There wouldn't be any telescope to show a faint galasy as bright as M92 you saw, unfortunately.

There're two factors deciding the brightness of  faint fuzzies like galaxes or nebula: Contrast and exit pupil

Constrast is totally depended on the sky darkness, the darker the sky, the more visible these faint fussies. More or less magnification will not change constrast of extended DSO, the sky will dim or brighten exactly the same amount as DSO.

Exit pupil depends on the focal length of the scope and eyepiece you use. with the same exit pupil, a 4" scope will show EXACTLY the same brightness of a galaxy as a 20" scope does, the difference is that 20" scope will show 5 times larger image, therefore much easily for us to see some more details. A simple anology is reading a newspaper on a wall, with the same good illumination, standing 5 meters away(like a 4"), you wouldn't be able to read much, but in 1 meter distance(20"), you'll be able to read it without much difficulty. The only difference here is the angular size of letters are much bigger when you're close. An object needs to be of a certain size for our eyes to see. Making a object bigger is the main efffect of a larger aperture. 

But, if illumation is extremely low (e.g almost pitch black=very bad contrast), you still wouldn't be able to read anything even with your nose on the newspaper.

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On 4/5/2016 at 20:55, YKSE said:

There wouldn't be any telescope to show a faint galasy as bright as M92 you saw, unfortunately.

There're two factors deciding the brightness of  faint fuzzies like galaxes or nebula: Contrast and exit pupil

Constrast is totally depended on the sky darkness, the darker the sky, the more visible these faint fussies. More or less magnification will not change constrast of extended DSO, the sky will dim or brighten exactly the same amount as DSO.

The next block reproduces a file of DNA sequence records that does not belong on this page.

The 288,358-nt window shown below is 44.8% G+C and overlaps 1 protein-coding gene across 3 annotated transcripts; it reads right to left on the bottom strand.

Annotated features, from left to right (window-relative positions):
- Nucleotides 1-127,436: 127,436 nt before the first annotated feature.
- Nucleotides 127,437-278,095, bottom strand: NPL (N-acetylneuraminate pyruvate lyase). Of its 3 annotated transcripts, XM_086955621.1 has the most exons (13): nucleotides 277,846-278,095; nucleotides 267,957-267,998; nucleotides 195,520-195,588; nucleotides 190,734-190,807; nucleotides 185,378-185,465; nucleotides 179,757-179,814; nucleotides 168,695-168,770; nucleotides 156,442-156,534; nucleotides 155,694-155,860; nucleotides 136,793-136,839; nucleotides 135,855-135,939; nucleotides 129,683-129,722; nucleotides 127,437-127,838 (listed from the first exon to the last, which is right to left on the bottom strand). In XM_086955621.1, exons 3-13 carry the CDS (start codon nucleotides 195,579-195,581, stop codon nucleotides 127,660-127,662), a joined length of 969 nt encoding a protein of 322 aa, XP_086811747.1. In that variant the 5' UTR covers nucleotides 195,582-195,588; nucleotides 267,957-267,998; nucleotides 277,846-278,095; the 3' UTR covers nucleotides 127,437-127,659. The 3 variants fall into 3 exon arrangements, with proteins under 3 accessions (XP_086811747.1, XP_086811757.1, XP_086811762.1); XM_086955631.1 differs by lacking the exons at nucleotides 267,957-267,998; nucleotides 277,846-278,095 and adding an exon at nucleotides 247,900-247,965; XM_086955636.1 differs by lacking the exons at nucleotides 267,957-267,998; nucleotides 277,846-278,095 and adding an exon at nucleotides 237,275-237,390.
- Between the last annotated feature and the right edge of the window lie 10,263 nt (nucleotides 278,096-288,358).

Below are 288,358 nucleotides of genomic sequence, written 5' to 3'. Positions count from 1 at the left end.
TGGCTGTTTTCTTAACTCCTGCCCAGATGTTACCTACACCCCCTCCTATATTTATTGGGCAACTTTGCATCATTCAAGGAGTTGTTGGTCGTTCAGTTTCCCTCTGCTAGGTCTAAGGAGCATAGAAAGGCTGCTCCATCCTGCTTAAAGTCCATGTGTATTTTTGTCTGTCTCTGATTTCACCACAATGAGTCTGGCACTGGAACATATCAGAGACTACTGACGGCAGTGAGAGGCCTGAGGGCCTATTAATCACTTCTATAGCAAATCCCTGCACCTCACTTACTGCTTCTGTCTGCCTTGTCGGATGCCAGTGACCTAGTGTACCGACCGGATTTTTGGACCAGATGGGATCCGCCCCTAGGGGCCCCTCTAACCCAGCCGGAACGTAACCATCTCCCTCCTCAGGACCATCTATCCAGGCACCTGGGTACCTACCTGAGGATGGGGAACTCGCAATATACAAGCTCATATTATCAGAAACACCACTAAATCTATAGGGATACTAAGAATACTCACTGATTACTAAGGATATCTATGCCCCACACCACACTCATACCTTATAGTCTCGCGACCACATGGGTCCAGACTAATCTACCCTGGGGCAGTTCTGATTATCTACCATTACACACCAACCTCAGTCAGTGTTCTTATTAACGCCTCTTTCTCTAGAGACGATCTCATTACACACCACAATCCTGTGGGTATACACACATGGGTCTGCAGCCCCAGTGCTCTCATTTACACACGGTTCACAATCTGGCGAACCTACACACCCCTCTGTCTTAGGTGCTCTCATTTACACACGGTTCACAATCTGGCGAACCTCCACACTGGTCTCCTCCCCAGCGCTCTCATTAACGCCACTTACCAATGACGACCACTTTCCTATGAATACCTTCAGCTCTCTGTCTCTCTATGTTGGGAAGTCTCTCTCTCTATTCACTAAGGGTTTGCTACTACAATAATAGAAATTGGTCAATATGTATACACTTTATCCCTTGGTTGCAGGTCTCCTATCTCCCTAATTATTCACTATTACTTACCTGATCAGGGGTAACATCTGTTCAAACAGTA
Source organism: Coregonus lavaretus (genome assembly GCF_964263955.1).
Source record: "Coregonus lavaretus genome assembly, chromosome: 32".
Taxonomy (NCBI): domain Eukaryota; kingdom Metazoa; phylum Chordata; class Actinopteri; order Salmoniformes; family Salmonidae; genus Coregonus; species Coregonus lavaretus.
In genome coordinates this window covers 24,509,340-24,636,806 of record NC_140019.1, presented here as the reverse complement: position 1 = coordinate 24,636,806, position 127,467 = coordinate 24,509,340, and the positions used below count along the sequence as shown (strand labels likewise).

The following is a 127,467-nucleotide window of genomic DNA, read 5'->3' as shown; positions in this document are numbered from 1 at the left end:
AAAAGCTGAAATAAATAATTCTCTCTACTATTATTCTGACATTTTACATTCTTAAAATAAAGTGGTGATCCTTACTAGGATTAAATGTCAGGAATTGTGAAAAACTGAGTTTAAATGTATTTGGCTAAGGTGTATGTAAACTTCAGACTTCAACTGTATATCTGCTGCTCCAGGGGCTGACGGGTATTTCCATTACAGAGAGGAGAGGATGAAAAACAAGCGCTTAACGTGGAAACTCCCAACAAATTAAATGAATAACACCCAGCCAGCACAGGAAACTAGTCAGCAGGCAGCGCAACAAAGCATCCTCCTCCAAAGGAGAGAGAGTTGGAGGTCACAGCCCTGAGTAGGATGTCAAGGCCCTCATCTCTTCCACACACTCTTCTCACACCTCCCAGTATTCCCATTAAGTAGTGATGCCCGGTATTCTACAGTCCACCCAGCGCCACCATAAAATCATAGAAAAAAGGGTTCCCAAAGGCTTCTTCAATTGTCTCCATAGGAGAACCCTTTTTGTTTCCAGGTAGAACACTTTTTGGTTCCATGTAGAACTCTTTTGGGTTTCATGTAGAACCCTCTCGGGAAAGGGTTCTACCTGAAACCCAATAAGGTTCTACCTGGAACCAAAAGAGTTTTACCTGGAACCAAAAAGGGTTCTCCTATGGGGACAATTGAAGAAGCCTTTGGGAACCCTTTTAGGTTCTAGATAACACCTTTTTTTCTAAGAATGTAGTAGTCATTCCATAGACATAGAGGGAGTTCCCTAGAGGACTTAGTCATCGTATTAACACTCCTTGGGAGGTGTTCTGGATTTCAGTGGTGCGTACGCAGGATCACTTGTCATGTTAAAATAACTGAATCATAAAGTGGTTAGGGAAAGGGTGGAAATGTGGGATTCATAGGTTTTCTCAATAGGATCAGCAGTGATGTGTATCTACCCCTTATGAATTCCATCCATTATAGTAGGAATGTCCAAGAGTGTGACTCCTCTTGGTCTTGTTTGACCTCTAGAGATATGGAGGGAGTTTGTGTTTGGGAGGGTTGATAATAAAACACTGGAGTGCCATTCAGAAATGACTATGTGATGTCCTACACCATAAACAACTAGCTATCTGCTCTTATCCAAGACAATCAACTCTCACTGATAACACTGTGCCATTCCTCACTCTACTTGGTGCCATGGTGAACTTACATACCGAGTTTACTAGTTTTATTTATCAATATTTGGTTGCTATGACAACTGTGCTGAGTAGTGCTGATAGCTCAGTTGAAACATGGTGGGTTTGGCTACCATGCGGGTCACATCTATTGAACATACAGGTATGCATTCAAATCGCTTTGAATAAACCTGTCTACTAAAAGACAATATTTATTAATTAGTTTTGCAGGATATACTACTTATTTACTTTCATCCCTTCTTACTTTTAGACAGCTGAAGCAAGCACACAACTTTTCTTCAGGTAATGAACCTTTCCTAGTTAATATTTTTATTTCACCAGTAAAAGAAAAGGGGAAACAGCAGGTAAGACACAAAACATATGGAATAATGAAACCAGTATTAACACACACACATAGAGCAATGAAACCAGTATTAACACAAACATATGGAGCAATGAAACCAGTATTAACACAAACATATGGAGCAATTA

Exit pupil depends on the focal length of the scope and eyepiece you use. with the same exit pupil, a 4" scope will show EXACTLY the same brightness of a galaxy as a 20" scope does, the difference is that 20" scope will show 5 times larger image, therefore much easily for us to see some more details. A simple anology is reading a newspaper on a wall, with the same good illumination, standing 5 meters away(like a 4"), you wouldn't be able to read much, but in 1 meter distance(20"), you'll be able to read it without much difficulty. The only difference here is the angular size of letters are much bigger when you're close. An object needs to be of a certain size for our eyes to see. Making a object bigger is the main efffect of a larger aperture. 

But, if illumation is extremely low (e.g almost pitch black=very bad contrast), you still wouldn't be able to read anything even with your nose on the newspaper.

This was totally new to me and very useful information! Thanks for taking the time to write it up. Terms floating around like "light bucket", can easily produce a mental model of aperture as an "opening" for light to "pour into". Larger aperture, more light.      

I have read up a bit on exit pupil. If I understand this correctly, the purpose of a larger scope is to get to higher magnification and at the same time  produce an image the size of our average pupils, when the light hits the eye. Exit pupil size is determined by how fast the scope is, not the size, but larger telescopes can have low f-numbers, but still have decent focal lengths. Correct?

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Exit pupil is calculated in two ways:

1. dividing the telescope's aperture by magnification, EP=Aperture/magnification, this means two telescopes with the same magnification, it will have the same size of exit pupil, i.e. the same brightness.

2. dividing the eyepiece focal length divided by telescopes focal ratio, i.e. EP=flep/F, since the telescope's focal ratio F is defined as telescopes focal length by aperture,  flscope/Aperture, we have
EP=flep/(flscope/Aperture)=Aperture/(flscope/flep), and magnification is defined as flscope/flep, so it leads to the same result.

Light buckets do collect more lights for point sources, such as stars, open clusters, globular clusters, also very small and (relatively) bright galaxies and planetary nebulas.  On these DSO, more magnification wouldn't reduce the DSO's brightness, only darken the sky brightness, therefore increased contrast. The effect of increased constract ends when the point sources reached the diffraction limit (showing diffraction rings), then these DSO are just like extended DSO, no more constrast gain by more magfication, it only leads to bigger size, which might still be of a advange for our eyes to detect though.

As mentioned in this post, there're people bagged all the Messiers with only 10x50 binoculars:smiley:, and yet we have many observers with much bigger apertures couldn't see all the Messiers (even altitude allows it) in their light-polluted backyards.